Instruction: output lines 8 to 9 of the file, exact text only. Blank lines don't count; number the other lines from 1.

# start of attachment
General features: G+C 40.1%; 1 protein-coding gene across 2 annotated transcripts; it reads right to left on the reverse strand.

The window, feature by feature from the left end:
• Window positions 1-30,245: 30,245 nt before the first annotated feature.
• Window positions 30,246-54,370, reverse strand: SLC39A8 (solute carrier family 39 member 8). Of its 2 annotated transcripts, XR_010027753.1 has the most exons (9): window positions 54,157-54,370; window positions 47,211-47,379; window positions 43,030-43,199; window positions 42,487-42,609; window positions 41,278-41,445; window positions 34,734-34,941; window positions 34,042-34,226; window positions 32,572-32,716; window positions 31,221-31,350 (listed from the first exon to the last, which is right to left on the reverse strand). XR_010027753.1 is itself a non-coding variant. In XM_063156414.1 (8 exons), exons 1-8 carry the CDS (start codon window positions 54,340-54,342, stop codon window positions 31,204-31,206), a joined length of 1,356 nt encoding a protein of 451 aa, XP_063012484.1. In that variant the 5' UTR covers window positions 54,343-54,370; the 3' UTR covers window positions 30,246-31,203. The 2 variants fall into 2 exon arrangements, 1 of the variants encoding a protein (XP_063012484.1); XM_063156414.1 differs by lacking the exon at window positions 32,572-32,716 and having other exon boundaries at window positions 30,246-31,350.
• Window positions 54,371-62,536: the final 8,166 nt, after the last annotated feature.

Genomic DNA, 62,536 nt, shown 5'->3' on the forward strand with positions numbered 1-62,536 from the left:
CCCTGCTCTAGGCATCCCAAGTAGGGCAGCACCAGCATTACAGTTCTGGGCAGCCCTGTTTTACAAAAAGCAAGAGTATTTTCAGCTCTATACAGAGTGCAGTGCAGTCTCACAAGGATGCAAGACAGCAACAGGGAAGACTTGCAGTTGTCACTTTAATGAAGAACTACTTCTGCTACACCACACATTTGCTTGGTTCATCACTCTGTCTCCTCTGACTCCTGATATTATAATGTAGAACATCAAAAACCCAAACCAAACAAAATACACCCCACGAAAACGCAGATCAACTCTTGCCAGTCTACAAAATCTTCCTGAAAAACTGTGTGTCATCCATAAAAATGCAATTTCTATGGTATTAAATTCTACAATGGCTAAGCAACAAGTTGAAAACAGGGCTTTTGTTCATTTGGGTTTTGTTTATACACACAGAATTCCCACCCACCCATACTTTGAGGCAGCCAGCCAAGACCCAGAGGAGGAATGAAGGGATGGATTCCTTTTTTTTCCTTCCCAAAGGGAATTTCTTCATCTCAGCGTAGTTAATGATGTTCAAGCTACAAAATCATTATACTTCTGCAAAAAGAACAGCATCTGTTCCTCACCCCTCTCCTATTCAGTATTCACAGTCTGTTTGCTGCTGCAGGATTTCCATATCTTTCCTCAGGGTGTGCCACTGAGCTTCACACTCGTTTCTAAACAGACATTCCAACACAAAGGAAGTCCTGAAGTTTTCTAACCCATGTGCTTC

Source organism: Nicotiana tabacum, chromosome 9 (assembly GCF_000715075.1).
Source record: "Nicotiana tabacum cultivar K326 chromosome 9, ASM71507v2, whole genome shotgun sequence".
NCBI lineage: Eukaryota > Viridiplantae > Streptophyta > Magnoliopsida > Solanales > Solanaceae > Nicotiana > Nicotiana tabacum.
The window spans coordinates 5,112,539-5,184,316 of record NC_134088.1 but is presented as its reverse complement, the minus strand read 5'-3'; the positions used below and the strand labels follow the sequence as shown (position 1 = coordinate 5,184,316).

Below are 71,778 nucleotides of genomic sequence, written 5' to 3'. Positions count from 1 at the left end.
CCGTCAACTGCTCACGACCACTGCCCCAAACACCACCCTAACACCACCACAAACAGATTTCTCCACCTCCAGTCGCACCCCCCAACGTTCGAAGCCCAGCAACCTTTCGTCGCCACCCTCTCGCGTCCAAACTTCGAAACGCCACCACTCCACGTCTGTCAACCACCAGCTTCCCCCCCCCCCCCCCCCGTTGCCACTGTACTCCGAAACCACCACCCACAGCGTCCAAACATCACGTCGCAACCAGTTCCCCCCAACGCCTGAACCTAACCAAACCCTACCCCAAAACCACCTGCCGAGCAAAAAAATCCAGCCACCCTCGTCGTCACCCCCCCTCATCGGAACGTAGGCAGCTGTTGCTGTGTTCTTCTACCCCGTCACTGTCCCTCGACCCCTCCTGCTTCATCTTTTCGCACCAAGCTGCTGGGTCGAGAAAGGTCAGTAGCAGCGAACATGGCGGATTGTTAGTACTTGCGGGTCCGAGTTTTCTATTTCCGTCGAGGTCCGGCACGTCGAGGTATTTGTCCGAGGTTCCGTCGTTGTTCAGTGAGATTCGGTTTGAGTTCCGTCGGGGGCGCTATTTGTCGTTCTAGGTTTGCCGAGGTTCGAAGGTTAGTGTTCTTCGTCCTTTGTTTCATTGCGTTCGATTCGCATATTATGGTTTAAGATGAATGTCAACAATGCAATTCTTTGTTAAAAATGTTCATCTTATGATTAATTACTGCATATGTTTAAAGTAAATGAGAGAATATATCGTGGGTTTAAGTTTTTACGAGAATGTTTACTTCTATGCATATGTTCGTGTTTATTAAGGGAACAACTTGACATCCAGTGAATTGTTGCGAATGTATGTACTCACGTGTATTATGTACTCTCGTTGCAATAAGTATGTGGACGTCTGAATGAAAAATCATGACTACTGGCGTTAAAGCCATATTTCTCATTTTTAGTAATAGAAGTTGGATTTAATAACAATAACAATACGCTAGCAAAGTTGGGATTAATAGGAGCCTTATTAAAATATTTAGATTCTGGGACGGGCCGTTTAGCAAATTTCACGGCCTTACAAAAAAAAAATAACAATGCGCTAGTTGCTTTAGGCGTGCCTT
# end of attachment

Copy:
Source organism: Nicotiana tabacum, chromosome 9 (assembly GCF_000715075.1).
Source record: "Nicotiana tabacum cultivar K326 chromosome 9, ASM71507v2, whole genome shotgun sequence".